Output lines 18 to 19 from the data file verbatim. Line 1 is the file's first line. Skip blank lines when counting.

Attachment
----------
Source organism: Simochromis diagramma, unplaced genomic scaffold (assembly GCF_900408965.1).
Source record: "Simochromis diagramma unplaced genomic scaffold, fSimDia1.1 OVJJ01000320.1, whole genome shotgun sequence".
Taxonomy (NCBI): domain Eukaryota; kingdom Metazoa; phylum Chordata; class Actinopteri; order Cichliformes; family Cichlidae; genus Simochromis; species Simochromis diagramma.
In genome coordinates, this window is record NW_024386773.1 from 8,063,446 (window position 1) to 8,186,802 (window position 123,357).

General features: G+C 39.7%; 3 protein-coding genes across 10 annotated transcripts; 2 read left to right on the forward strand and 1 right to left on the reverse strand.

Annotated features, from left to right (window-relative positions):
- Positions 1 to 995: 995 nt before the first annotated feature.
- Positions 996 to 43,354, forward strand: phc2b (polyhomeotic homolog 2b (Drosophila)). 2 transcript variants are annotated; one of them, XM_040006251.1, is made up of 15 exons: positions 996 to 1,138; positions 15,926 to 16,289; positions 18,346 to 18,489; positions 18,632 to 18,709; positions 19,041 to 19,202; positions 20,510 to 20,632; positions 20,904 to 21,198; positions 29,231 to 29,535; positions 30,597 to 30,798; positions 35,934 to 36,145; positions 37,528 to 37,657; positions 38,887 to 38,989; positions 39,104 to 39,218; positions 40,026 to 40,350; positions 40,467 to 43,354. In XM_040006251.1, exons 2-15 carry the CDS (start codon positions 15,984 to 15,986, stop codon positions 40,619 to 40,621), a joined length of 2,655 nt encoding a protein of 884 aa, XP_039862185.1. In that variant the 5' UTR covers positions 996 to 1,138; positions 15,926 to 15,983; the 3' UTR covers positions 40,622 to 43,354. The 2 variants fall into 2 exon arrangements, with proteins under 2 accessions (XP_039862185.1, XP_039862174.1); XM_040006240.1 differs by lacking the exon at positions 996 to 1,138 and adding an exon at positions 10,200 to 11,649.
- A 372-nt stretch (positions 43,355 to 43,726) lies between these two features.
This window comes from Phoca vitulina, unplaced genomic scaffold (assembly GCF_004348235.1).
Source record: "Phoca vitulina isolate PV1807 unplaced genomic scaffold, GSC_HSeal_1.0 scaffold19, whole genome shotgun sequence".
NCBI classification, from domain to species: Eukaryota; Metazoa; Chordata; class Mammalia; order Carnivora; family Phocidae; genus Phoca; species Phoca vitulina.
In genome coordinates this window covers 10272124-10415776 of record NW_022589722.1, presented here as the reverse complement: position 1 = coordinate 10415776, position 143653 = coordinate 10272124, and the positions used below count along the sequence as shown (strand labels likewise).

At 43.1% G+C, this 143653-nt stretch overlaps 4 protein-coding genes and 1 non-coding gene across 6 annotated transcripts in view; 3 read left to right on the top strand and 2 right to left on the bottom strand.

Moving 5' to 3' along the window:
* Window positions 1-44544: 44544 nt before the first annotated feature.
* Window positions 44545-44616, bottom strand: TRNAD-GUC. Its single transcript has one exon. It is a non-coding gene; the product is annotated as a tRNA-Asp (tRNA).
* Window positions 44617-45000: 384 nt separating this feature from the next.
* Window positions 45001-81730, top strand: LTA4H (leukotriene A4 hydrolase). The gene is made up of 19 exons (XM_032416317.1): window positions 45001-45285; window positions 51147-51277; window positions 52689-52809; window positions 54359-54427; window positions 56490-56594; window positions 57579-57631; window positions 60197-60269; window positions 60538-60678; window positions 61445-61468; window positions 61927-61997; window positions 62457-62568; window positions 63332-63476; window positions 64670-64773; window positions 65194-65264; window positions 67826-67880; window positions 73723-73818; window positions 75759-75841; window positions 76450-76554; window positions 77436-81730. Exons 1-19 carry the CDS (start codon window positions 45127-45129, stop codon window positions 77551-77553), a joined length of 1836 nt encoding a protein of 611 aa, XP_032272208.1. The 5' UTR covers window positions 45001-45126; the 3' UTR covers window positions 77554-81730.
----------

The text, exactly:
* Window positions 44617-45000: 384 nt separating this feature from the next.
* Window positions 45001-81730, top strand: LTA4H (leukotriene A4 hydrolase). The gene is made up of 19 exons (XM_032416317.1): window positions 45001-45285; window positions 51147-51277; window positions 52689-52809; window positions 54359-54427; window positions 56490-56594; window positions 57579-57631; window positions 60197-60269; window positions 60538-60678; window positions 61445-61468; window positions 61927-61997; window positions 62457-62568; window positions 63332-63476; window positions 64670-64773; window positions 65194-65264; window positions 67826-67880; window positions 73723-73818; window positions 75759-75841; window positions 76450-76554; window positions 77436-81730. Exons 1-19 carry the CDS (start codon window positions 45127-45129, stop codon window positions 77551-77553), a joined length of 1836 nt encoding a protein of 611 aa, XP_032272208.1. The 5' UTR covers window positions 45001-45126; the 3' UTR covers window positions 77554-81730.